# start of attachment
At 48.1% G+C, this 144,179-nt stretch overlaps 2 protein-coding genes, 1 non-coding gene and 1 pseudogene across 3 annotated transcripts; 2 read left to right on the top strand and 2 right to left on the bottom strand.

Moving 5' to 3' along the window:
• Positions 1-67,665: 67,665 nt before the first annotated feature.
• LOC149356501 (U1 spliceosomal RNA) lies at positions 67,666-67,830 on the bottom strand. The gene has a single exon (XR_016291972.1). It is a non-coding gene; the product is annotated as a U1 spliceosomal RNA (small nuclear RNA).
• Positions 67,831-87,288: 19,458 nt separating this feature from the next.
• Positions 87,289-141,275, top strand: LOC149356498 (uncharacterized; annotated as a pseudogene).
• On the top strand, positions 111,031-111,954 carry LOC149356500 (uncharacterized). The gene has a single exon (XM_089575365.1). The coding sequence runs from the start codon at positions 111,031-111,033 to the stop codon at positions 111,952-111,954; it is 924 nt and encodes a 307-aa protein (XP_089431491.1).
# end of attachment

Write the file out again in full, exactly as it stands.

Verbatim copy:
At 48.1% G+C, this 144,179-nt stretch overlaps 2 protein-coding genes, 1 non-coding gene and 1 pseudogene across 3 annotated transcripts; 2 read left to right on the top strand and 2 right to left on the bottom strand.

Moving 5' to 3' along the window:
• Positions 1-67,665: 67,665 nt before the first annotated feature.
• LOC149356501 (U1 spliceosomal RNA) lies at positions 67,666-67,830 on the bottom strand. The gene has a single exon (XR_016291972.1). It is a non-coding gene; the product is annotated as a U1 spliceosomal RNA (small nuclear RNA).
• Positions 67,831-87,288: 19,458 nt separating this feature from the next.
• Positions 87,289-141,275, top strand: LOC149356498 (uncharacterized; annotated as a pseudogene).
• On the top strand, positions 111,031-111,954 carry LOC149356500 (uncharacterized). The gene has a single exon (XM_089575365.1). The coding sequence runs from the start codon at positions 111,031-111,033 to the stop codon at positions 111,952-111,954; it is 924 nt and encodes a 307-aa protein (XP_089431491.1).